Cavaliers Fire Coach Mike Brown
The Cleveland Cavaliers have fired coach Mike Brown after five seasons for failing to win an NBA title with LeBron James.
Brown's dismissal has been expected since the Cavs were eliminated by the Boston Celtics in the second round of the playoffs
In five seasons, Brown, who had one year left on his contract, went 272-138 (.663) and was the league's coach of the year in 2009. But the Cavs fell short of winning their first title and now face an uncertain future with James, the league's two-time defending MVP, eligible for free agency.
Cavs owner Dan Gilbert made the decision to fire Brown following an organizational review that began following the Cavs' stunning collapse. Cleveland, which had the best record in the NBA the past two seasons, had a 2-1 series lead over the Celtics before losing three straight, including the final two at home by a combined 50 points.
"After a long and deep analysis of all of the factors that led to the disappointing early ends to our playoff runs over the past two seasons, we concluded that it was time for the Cavaliers to move in a different direction," Gilbert said Monday in a statement released by the team. "The expectations of this organization are very high and, although change always carries an element of risk, there are times when that risk must be taken in an attempt to break through to new, higher levels of accomplishment.
"This is one of those times."
Brown was voted the league's coach of the year last season when the Cavs won 66 games. However, Cleveland lost to Orlando in the conference finals and it was assumed Brown would have to get the team closer to a championship to keep his job.
But the Cavs regressed and were badly outplayed by the Celtics. The embarrassing home performances, coupled with the early exit forced Gilbert to make a difficult decision on Brown, who won 127 regular-season games the past two seasons and took Cleveland to its only finals visit in 2007.
With James moving toward free agency, the Cavs needed to show the superstar they are willing to make changes to win and dismissing Brown, however painful, may have been necessary to re-sign James.
"I have truly enjoyed working with Mike Brown," general manager Danny Ferry said. "Mike has played a huge role in turning around the Cavs organization. Over the past five years, Mike established a work ethic, defensive identity and culture of winning that was not here previously."
Ferry's future with the Cavs is also uncertain. His contract is set to expire next month.
Brown is expected to get a long look from the five other teams with head coaching vacancies. There was no immediate word on his Cleveland assistants, who also have one year remaining on their deals.
Brown's fifth season ended like all the others he shared with James - short of a championship.
It wasn't all his fault, but the 40-year-old Brown, hired by Gilbert to change Cleveland's culture with a foundation based on defense, couldn't deliver a title this season despite having the game's most skilled player and a roster upgraded with the additions of All-Stars Shaquille O'Neal and Antawn Jamison.
The Cavs' defense, suffocating and relentless at times during the regular season, was atrocious in the series against Boston.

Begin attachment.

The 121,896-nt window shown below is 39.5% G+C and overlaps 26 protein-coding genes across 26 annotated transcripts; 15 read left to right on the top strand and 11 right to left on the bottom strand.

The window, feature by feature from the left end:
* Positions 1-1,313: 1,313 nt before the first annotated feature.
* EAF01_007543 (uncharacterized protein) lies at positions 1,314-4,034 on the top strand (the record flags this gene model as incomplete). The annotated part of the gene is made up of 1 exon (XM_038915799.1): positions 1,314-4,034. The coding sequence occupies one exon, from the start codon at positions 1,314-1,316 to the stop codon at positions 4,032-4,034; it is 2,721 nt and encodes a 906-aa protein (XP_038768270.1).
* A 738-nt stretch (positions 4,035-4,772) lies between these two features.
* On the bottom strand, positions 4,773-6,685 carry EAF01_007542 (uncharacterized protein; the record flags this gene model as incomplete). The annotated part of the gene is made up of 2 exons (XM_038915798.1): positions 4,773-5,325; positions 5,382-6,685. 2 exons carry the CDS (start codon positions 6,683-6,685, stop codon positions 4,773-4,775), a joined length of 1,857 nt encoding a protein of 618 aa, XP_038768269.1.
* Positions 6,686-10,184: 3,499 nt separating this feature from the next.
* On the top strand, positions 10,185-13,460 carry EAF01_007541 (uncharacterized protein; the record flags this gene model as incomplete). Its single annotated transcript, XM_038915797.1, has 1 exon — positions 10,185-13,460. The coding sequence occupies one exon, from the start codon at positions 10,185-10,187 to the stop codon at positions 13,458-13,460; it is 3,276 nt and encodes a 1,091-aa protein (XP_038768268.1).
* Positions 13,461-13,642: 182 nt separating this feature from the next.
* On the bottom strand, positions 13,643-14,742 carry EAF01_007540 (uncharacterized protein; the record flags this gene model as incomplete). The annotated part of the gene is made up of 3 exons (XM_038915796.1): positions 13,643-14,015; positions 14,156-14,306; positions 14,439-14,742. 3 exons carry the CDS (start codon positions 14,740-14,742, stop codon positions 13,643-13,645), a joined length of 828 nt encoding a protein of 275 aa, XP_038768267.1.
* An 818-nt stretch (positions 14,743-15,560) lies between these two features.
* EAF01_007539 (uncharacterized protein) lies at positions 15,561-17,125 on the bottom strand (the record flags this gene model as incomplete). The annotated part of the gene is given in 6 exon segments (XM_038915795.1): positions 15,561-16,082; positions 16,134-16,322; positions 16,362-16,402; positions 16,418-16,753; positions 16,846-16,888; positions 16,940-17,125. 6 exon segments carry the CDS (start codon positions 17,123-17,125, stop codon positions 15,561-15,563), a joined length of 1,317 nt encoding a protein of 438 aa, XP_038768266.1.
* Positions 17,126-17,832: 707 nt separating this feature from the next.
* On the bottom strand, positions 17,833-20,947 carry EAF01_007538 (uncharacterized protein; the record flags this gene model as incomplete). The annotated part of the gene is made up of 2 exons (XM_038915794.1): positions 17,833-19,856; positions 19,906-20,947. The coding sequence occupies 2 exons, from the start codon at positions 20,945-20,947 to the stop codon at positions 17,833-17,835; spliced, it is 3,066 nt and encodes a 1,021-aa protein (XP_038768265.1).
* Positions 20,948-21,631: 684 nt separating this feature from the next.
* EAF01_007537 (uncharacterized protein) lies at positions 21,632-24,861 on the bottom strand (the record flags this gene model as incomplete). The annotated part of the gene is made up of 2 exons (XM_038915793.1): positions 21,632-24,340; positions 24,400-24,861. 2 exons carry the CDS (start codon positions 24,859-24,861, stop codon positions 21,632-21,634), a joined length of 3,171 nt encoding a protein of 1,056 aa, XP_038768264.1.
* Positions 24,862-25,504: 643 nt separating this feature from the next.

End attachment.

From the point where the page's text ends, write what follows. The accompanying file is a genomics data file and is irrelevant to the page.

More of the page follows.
Cleveland allowed more than 100 points in six games and couldn't contain Celtics point guard Rajon Rondo. When Brown and his staff finally figured out a way to contain Rondo, the Cavs had no answer for Kevin Garnett, who dominated Jamison.
Brown was outcoached by Boston's Doc Rivers, who had his team better prepared and got more from his players. The Cavs were constantly beaten to loose balls and long rebounds, something Brown couldn't help but perhaps a sign that he had already lost his team.
Brown's rotations were a mess in the series, leading to the team's inability to get into any type of offensive rhythm. With James unable to dominate as he so often does, the Cavs' offense was stagnant and players didn't seem to have any sense of their roles.
It was constant scrambling.
There were whispers Brown was in trouble after the Cavs were dumped by Orlando in last year's Eastern Conference finals. It was thought that Brown would have to take his team at least as far this season to save his job, but he couldn't and paid the price.
During his tenure, Brown rarely - if ever - criticized James. The opposite wasn't true.
In past seasons, James complained about the team's lack of offensive imagination, saying the Cavs should run more. He and Brown worked through most differences and seemed to have a solid relationship, but it began to fade as this brief postseason unfolded.
Because of a injury to O'Neal, Brown was forced to integrate the center back into the offense during the playoffs, and the Cavs never got into a flow. Also, James and some of the team's other veterans questioned Brown's game plans in both the series against Chicago and Boston.
James publicly questioned why O'Neal only played 49 seconds in the fourth quarter of the Game 4 loss in Boston. In the opening round against the Bulls, James campaigned to get J.J. Hickson more playing time, creating an awkward stand-off between the coach and superstar.
Adding to the drama in Cleveland's final home game was the sight of Kentucky coach John Calipari, a friend of James, sitting in a courtside seat - next to James' agent - adjacent to Cleveland's bench.
(Two things I take out of this, one is Cleveland's chances of getting Lebron either got better or worse. Better if Lebron wanted another coach like a John Calapari, or this is a sign of the house of cards starting to collapse and Lebron leaving is starting to do that.)
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